That’s all Folkes
by Dr Anna Marie Roos
During my research leave, I spent my time as a visiting fellow at two other institutions, All Souls College at Oxford, and the Huntington Museum and Art Gallery in San Marino California. The topic of my research was Martin Folkes (1690–1754), the subject of a biography I’m writing for Oxford University Press. A protégé of Lincolnshire’s own Sir Isaac Newton, Folkes was from nearby Norfolk. Folkes was an English antiquary (early archaeologist and collector), mathematician, numismatist (coin expert), and astronomer whose unique distinction was his simultaneous presidency of both the Royal Society of London, a renowned scientific academy, and the Society of Antiquaries which is dedicated to studying the material past.
What would being President of a society dedicated to the material past have to do with leading a society dedicated to science? In the 18th century, the ability to observe nature was thought to make scientists ideal to understand the empirical details of ancient artefacts and how they were created. Science and archaeology were seen as one, the Society of Antiquaries and the Royal Society had many common members and held their meetings on the same day, and Folkes tried to unite the two groups into one organisation. If he had succeeded, the humanities and sciences would perhaps be more united today.
Folkes was also part of many social networks…if he were alive today, he would have a lot of Facebook friends and followers on Twitter, yet we have forgotten about him. He was an early Freemason, a participant in French salons where ideas of the day were discussed and a friend of Voltaire, and an art collector. His was an intellectually vibrant world in which the long shadow of Newton—Folkes’s patron and hero—has tended to obscure those who followed him.
Folkes also was the first member of the gentry to marry an actress, Lucretia Bradshaw, which was one of the reasons I was at the Huntington, which has one of the best collections in the world dedicated to early modern drama. I wanted to understand what life was like on the stage for an actress like Lucretia in the 18th century, and was able to read several of the plays in which she performed at Drury Lane Theatre, including her first performance in the Royal Mischief in her teens. Lucretia had a short speaking role. I also found a song she sang playing the daughter of the God Hercules complete with the sheet music which I’m learning to play on the piano. Lucretia and Martin were also world travellers, traveling by coach and sea to Italy in the 1730s, where Folkes as a member of the Royal Society demonstrated Newtonian optics to Venetian nobleman, and he also advised some of his friends there how to use the mathematics of probability to calculate gambling odds. Folkes also met Anders Celsius of the temperature gauge when he was in Venice and a few years after he came back from Italy, he would assist Celsius in calculating the true shape of the Earth (it is slightly flattened at the poles). The couple on their tour brought their parrot, three children, a pet monkey, and a Dutch dog with them. It must have been chaotic.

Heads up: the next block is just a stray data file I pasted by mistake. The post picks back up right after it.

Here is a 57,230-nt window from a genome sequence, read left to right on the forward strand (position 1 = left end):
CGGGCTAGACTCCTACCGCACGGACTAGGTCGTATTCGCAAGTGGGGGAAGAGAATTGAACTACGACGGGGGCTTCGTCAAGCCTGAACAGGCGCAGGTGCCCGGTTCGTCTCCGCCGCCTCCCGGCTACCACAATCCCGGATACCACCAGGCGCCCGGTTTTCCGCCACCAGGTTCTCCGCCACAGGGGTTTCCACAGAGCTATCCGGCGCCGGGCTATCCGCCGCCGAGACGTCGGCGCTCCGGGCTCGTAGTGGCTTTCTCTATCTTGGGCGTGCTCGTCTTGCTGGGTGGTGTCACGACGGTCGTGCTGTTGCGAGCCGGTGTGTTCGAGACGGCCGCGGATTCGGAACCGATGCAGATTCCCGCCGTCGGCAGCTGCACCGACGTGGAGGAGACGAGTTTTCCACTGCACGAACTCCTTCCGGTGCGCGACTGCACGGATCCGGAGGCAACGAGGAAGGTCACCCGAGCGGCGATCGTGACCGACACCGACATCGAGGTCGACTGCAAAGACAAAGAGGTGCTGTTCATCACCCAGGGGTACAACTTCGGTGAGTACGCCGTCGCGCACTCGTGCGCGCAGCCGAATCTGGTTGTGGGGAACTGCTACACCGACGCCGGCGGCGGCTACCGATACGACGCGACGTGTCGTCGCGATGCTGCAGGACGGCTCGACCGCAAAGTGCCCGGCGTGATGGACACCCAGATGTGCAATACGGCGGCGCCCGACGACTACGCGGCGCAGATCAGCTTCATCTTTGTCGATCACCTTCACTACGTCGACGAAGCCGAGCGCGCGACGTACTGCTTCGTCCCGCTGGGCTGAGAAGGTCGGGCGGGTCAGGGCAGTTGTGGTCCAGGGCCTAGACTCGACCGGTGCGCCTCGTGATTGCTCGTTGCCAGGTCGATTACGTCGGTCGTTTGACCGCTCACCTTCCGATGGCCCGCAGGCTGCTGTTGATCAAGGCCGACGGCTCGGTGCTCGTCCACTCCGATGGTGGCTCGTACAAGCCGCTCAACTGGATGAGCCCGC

Folkes also was a big art collector and a patron of Hogarth who did his portrait. And investigating Folkes as an art collector is where my time at the Huntington proved rather exciting. In the 1720s, the records at the Royal Society revealed that Folkes had given a series of mezzotint portraits (a type of early engraving) to Sir Isaac Newton who was President of the Royal Society. The portraits were of past presidents of the Royal Society, and Newton was so flattered by his gift that he had Folkes elected to the Society’s Council. Folkes was good with people, even with the cantankerous Newton. The five portraits hung in the main meeting room at Crane Court in London where the Society met, so Newton would have seen them everyday. But no one knew quite what happened to them.
The Huntington had a couple of auction catalogues of Folkes’s art and book collections which were sold after his death, and I saw in the lists of his collections that Folkes very much favoured the work of mezzotint artist John Smith. That was my clue. With the help of the Royal Society librarian back in London, we tracked down any remaining Smith mezzotints they had left in their vast collection of images, and we found four of the five portraits that Folkes had given to Newton. They were a little worse for wear having been pulled out of their frame, but currently are being restored by the Royal Society. On my return from the Huntington, I went to the Royal Society to see them. One of the portraits was of Christopher Wren, who in addition to being president of the Royal Society was also the architect of St Paul’s Cathedral. It was a thrill thinking that Newton also gazed upon these images as he steered the first government-sponsored scientific Society in the world to international prominence.
If you would like, you can read the blog post I wrote about this discovery for the Huntington, and you can see more about Folkes in this webpage I wrote for the Society of Antiquaries. I hope you enjoy reading more about the remarkable Mr Folkes.